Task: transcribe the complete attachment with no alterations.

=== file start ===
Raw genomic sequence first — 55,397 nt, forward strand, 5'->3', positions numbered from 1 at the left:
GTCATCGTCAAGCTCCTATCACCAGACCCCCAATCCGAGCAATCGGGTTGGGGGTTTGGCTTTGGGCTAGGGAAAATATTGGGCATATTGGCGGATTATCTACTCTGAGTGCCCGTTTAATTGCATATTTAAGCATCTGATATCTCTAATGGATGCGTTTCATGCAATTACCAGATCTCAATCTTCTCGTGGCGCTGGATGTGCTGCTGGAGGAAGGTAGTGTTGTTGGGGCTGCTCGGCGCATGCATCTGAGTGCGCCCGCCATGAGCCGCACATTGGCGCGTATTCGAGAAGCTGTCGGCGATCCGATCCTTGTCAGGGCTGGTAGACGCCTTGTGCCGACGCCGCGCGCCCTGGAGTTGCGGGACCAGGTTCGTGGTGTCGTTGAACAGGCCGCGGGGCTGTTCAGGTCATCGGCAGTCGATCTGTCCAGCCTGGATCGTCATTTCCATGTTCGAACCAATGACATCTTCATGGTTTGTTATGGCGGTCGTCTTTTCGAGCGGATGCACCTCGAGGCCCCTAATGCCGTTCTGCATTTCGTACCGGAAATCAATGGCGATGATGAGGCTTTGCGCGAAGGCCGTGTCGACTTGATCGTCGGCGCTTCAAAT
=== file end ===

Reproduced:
Raw genomic sequence first — 55,397 nt, forward strand, 5'->3', positions numbered from 1 at the left:
GTCATCGTCAAGCTCCTATCACCAGACCCCCAATCCGAGCAATCGGGTTGGGGGTTTGGCTTTGGGCTAGGGAAAATATTGGGCATATTGGCGGATTATCTACTCTGAGTGCCCGTTTAATTGCATATTTAAGCATCTGATATCTCTAATGGATGCGTTTCATGCAATTACCAGATCTCAATCTTCTCGTGGCGCTGGATGTGCTGCTGGAGGAAGGTAGTGTTGTTGGGGCTGCTCGGCGCATGCATCTGAGTGCGCCCGCCATGAGCCGCACATTGGCGCGTATTCGAGAAGCTGTCGGCGATCCGATCCTTGTCAGGGCTGGTAGACGCCTTGTGCCGACGCCGCGCGCCCTGGAGTTGCGGGACCAGGTTCGTGGTGTCGTTGAACAGGCCGCGGGGCTGTTCAGGTCATCGGCAGTCGATCTGTCCAGCCTGGATCGTCATTTCCATGTTCGAACCAATGACATCTTCATGGTTTGTTATGGCGGTCGTCTTTTCGAGCGGATGCACCTCGAGGCCCCTAATGCCGTTCTGCATTTCGTACCGGAAATCAATGGCGATGATGAGGCTTTGCGCGAAGGCCGTGTCGACTTGATCGTCGGCGCTTCAAAT